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Choosing Worktops

They’re the icing on top of your new kitchen cake so they’ve got to be hardworking, durable and good-looking to boot.

While the durability of modern worktops should be a given, colours and materials are as much influenced by fashions and interior trends as cabinetry. A few years ago, deep black Nero Assoluto granite topped many kitchens but more recently, the natural tones and variable patterns of stone have been joined by a variety of materials that are just as hard wearing. Sleek, modern composites with their consistency and colour options, hi-pressure laminates with realistic faux patterns, professional-style stainless steel and even concrete are all popular, suiting a variety of kitchens styles and budgets.

Fashions aside, it’s wise to set aside a good portion of your budget for your worktops – along with the floor they are likely to get the most wear and tear and you don’t want to have to replace them too soon.

Harvey Jones kitchen with exposed brick wall

Composites or engineered stone, such as SileStone and Caesarstone are a mix of quartz and resin – the actual amounts depend of the manufacturer. It is scratch, stain and heat resistant and doesn’t require extra sealants as it has low porosity. Its consistent composition makes it suitable for modern kitchen schemes where natural variations in colour and tone are not suitable. As well as plain hi-gloss colours, matt finishes, textures and patterns are also available.

For solid surface materials such as Corian and LG, their higher acrylic content means they can be thermoformed into almost any shape and sinks can also be seamlessly integrated for stylish finish. They’re hygienic and easy to care for and because of their composition, scratches and marks can easily be repaired.

Granite is the most popular and strongest of natural stone choices. Available in many colours and patterns, prices vary considerably with rarer types being the most expensive. The intricate veining of marble or the natural look of limestone can look fantastic but they’re porous, so susceptible to staining and must be treated with a good sealing product to protect them before they are fitted.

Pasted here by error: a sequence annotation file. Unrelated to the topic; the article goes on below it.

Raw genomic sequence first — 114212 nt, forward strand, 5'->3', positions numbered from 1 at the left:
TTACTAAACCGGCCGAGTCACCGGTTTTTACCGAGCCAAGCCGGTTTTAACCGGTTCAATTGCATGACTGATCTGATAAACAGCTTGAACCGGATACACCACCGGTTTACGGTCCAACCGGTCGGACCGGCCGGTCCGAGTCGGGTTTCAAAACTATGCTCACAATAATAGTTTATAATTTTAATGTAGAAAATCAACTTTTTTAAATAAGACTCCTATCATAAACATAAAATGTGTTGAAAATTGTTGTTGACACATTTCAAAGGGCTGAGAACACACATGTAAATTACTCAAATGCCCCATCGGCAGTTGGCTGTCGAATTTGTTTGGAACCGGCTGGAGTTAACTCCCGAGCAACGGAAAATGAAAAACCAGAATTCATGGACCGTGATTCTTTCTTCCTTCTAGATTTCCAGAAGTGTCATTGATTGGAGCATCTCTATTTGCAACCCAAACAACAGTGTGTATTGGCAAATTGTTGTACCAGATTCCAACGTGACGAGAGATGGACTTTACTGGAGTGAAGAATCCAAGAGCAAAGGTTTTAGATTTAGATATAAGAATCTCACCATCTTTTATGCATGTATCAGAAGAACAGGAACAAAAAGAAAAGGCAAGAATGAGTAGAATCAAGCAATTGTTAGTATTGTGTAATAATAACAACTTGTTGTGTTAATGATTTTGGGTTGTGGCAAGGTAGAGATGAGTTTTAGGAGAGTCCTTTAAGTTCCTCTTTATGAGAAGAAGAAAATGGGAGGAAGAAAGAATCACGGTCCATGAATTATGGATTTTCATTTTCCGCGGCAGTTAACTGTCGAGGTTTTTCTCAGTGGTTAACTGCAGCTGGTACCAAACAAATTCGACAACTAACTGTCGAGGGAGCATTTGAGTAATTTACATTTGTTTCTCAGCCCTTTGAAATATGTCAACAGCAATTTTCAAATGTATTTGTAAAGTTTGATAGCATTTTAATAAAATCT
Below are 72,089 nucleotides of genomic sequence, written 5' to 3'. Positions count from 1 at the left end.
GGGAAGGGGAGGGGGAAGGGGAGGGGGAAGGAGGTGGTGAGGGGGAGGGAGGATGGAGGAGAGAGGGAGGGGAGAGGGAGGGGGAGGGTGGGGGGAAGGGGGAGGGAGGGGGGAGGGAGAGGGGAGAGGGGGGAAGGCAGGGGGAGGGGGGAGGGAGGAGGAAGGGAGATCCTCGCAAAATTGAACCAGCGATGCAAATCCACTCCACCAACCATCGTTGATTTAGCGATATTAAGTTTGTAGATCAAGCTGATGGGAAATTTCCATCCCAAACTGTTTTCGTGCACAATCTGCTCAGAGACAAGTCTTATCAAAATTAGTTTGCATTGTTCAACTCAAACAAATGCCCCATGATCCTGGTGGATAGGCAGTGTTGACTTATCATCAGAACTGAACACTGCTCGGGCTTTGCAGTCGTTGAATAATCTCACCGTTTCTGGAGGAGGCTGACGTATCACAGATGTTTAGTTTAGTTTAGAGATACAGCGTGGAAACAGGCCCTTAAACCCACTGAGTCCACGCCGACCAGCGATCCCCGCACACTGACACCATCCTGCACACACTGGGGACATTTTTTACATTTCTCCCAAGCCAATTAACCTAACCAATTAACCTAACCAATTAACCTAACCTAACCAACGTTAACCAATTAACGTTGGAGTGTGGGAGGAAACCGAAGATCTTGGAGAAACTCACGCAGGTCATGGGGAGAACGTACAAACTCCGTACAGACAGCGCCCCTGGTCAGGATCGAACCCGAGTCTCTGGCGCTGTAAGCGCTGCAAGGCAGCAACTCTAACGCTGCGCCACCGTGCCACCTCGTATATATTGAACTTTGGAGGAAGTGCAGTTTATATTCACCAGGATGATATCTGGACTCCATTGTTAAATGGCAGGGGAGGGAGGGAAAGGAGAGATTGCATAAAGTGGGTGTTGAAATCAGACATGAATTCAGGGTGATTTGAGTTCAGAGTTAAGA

A popular choice for classic and more traditional kitchens, there are a variety of timber worktops suitable for using in a kitchen. Beech, oak and ash are currently popular but walnut, iroko and maple are also practical choices as they are particularly hardwearing. Although not the most durable or water-resistant choice, if wood is treated properly and cared for well, it can look good for a long time. Oil regularly and check by dropping water onto the surface; if it sits as a droplet on the wood, it is well sealed. If it is absorbed quickly, stains will be too, so it’s time for another oiling.

Harvey Jones white Linear kitchen

Whichever you choose, the most important factor in any worksurface is that it will withstand the rigours of family life. Ease of cleaning is important – after all, a worksurface is usually a large visual area in any kitchen and most of us have lives that are too busy to spend scrubbing food stains off our worktops. Granites and composites are very resistant to staining and can stand pretty high heats – although manufacturers would recommend the use of a trivet rather than putting hot pans directly onto the worktop. If you have children, consider non-porous surfaces such as composites with built-in antibacterial properties.

Mixing and matching is a great visual trick to create zones in a kitchen, it’s also a clever way to make your budget stretch further. Think about placing hardwearing stone or composite beside sinks and hobs, where it will receive most punishment, and use realistic laminates, acrylics or warm woods elsewhere.

A smaller piece of granite or composite in an earthy tone would work well matched with a blonde wood such as beech or ash. If you’re after an industrial aesthetic then stainless steel for prep areas is a good choice but it can appear clinical if used in great swathes so try to limit its spread. Including a breakfast bar of wood, glass or even textured laminate will add interest.

Most worktops will need to be made to measure or templated. The cabinetry will be fitted first and then the worktop dimensions are measured, including working out exactly where all holes for sinks and hobs will be before cutting the stone to size. While you wait, a temporary worktop can be fitted so you can make use of the kitchen while your countertops are made.

Harvey Jones grey Shaker kitchen

Finally, think about those added extras that will make your worktop perform even better. Add draining groves to wood, composites or granite, or try built-in pan supports that will mean you never have to search, hot pan in hand, for a trivet. You could opt to 'wrap' the worktop around the island, or why not add a chopping board slotted into a stone or concrete surface which means there’s no need for a separate one and removes the temptation to chop directly onto your worksurface. Power points that pop up, built-in knife racks and scales are also clever labour-saving options offered by kitchen makers.

Our designers are able to advise you about the most suitable options for your project and our showrooms showcase a variety of granite, timber and composite work surfaces as well as a huge number of samples, so feel free to visit us to browse for inspiration.

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Our blog contains guides and tips to help with designing the kitchen and beyond. Browse some of the related articles below.

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